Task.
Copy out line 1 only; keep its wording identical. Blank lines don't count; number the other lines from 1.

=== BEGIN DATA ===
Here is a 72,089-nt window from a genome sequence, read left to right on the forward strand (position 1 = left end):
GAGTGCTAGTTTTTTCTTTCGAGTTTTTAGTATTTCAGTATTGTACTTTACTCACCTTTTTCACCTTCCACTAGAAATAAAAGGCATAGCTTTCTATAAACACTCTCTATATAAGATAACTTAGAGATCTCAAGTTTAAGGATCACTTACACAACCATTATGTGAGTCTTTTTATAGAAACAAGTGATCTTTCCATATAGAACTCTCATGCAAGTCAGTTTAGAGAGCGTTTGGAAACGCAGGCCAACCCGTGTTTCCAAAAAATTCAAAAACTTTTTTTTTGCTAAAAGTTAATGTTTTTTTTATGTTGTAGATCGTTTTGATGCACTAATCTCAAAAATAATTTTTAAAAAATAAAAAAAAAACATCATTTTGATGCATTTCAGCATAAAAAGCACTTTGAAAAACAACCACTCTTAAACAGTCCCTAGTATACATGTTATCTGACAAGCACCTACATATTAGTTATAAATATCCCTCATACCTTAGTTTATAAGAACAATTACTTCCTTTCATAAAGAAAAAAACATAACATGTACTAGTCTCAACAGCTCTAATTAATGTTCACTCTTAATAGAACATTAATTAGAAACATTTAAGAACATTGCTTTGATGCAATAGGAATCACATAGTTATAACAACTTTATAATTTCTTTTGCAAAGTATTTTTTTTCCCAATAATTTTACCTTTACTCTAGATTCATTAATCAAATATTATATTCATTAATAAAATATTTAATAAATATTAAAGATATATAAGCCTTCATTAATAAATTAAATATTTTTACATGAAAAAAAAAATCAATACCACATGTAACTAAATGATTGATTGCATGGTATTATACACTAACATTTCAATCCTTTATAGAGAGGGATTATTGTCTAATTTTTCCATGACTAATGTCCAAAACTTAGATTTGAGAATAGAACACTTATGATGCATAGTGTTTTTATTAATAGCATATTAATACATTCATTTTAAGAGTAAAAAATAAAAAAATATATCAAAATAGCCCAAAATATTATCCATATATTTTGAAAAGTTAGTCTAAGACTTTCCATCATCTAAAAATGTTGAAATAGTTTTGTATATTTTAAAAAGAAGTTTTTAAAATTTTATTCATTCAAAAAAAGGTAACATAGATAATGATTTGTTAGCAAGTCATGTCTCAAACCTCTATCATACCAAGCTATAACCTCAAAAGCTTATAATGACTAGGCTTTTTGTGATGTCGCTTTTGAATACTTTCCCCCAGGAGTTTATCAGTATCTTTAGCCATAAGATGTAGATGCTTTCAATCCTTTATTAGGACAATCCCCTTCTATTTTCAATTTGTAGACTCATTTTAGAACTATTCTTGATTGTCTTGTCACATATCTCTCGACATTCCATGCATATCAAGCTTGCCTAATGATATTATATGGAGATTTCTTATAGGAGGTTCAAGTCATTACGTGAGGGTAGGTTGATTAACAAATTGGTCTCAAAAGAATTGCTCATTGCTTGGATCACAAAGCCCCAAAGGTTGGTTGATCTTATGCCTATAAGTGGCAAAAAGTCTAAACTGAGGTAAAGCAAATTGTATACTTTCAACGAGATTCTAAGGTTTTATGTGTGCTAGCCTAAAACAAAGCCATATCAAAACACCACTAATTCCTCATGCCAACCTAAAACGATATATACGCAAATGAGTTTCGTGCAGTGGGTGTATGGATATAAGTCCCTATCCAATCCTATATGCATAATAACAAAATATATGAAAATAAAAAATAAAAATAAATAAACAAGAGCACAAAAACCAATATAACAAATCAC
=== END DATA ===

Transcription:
Here is a 72,089-nt window from a genome sequence, read left to right on the forward strand (position 1 = left end):